Heart-valve rings slip through FDA loophole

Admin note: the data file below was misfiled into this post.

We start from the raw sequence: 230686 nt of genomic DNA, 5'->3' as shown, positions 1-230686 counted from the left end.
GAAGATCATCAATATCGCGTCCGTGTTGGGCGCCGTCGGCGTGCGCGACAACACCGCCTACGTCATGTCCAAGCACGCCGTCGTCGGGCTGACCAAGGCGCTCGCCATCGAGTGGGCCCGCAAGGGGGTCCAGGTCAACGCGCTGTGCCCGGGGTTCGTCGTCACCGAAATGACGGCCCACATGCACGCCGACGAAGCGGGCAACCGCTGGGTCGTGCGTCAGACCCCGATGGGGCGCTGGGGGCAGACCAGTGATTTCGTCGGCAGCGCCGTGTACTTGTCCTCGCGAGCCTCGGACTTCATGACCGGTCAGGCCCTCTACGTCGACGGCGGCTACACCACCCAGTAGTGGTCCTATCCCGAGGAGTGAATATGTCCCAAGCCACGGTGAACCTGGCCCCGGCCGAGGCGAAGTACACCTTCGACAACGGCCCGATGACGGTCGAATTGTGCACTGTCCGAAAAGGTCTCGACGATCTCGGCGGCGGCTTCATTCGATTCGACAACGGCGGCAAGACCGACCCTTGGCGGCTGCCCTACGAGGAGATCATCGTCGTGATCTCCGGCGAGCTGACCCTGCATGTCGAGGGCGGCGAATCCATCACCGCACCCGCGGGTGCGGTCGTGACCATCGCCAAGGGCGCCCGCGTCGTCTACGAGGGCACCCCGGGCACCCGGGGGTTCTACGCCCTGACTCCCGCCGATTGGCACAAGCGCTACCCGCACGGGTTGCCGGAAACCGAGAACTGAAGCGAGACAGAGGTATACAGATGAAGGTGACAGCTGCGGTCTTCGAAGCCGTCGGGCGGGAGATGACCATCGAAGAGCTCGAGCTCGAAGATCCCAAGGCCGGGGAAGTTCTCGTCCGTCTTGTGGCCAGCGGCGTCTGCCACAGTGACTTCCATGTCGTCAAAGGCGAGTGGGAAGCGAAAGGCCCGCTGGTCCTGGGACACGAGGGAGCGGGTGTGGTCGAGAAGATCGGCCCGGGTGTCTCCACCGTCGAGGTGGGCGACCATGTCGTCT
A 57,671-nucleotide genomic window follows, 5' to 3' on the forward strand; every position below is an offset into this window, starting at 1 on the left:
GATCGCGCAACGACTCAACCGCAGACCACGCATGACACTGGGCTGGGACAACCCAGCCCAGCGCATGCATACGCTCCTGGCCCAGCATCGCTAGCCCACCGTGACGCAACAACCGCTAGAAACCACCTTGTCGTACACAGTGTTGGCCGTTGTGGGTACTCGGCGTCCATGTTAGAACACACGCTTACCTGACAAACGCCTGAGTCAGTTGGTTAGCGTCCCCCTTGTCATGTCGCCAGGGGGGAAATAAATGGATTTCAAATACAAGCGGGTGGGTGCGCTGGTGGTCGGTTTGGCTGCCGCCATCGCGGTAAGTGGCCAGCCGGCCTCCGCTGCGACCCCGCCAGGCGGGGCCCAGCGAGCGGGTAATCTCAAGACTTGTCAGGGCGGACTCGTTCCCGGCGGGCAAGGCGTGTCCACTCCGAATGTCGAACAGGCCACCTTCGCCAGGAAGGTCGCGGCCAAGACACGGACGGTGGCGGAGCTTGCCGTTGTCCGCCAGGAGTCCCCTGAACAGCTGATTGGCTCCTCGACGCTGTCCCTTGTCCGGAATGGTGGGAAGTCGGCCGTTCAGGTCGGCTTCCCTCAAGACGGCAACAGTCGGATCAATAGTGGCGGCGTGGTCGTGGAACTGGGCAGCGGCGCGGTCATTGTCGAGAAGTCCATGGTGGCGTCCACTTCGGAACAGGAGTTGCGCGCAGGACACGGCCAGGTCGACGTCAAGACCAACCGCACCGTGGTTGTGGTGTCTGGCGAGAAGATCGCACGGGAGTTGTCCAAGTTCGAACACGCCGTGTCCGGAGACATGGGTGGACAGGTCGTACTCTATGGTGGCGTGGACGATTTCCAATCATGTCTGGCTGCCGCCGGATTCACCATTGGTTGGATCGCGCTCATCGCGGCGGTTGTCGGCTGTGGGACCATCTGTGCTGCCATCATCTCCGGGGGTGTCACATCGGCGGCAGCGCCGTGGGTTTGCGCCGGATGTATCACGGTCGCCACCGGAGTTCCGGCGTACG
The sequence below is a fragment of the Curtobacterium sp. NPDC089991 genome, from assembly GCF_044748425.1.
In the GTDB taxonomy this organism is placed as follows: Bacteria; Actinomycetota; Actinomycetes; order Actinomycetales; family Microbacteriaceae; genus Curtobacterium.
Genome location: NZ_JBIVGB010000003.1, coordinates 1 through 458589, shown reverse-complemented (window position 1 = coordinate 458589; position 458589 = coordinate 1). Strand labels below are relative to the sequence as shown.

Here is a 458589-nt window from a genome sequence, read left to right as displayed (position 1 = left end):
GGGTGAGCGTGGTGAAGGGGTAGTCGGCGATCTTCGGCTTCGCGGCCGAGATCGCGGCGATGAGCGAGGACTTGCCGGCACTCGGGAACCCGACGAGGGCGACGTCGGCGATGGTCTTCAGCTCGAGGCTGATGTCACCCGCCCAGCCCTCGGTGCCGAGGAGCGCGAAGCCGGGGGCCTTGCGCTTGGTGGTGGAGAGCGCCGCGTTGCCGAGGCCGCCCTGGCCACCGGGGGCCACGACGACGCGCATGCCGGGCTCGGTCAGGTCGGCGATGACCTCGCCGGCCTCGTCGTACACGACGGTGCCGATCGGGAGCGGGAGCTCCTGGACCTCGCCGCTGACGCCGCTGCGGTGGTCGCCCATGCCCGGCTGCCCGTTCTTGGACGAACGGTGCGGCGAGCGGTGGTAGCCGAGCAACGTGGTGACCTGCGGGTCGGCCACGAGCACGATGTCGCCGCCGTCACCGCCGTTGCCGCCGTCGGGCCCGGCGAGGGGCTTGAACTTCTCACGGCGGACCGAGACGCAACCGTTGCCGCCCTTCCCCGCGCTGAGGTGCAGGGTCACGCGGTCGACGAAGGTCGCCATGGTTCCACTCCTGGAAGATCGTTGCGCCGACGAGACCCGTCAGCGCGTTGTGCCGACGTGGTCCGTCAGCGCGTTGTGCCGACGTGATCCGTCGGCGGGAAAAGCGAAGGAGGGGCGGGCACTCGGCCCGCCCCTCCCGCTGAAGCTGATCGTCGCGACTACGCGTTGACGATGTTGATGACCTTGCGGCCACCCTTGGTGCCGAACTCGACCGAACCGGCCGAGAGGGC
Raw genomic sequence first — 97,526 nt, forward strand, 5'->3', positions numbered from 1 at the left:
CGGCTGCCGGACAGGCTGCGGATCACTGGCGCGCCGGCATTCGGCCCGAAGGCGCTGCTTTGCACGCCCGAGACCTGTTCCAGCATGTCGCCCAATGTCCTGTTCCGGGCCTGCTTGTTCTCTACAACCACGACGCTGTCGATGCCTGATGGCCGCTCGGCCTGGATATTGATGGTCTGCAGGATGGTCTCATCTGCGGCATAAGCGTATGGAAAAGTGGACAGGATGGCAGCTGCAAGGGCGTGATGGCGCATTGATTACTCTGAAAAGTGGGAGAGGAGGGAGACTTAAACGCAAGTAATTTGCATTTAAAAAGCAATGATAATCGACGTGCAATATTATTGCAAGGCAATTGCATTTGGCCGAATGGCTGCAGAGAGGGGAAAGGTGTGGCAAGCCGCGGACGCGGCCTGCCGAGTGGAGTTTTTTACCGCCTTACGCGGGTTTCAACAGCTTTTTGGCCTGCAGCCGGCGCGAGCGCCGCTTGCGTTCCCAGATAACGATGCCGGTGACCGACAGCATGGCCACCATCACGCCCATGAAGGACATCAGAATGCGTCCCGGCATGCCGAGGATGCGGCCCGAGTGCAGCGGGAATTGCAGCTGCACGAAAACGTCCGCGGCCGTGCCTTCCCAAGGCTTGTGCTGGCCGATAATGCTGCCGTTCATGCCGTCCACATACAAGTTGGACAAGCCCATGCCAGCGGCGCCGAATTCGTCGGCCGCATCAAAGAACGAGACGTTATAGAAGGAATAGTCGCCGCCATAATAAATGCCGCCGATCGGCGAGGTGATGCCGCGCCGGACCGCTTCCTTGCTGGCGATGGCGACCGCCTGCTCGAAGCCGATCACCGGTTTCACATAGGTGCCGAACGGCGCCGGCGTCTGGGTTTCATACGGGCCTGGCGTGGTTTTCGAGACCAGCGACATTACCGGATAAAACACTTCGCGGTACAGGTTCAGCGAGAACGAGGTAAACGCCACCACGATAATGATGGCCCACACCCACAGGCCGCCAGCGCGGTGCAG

If you have a faulty heart valve and decide to get it replaced, a surgeon will implant an artificial one that has undergone rigorous examination by the Food and Drug Administration. But if you choose the option recommended for most patients -- repairing your valve with an annuloplasty ring -- there are no such guarantees, even though both devices are permanently stitched into the heart and considered life-sustaining. That's because, a decade ago, the FDA downgraded the regulatory class of the rings. Instead of being grouped with heart valves and implantable pacemakers, annuloplasty rings were put into a class with most catheters, sutures and hearing aids, which allows the medical device industry to gain approval for new rings without clinical studies. "It's absolutely ridiculous. How could something that is permanently implanted in the heart be regulated this way?" said Diana Zuckerman, president of the National Research Center for Women & Families.
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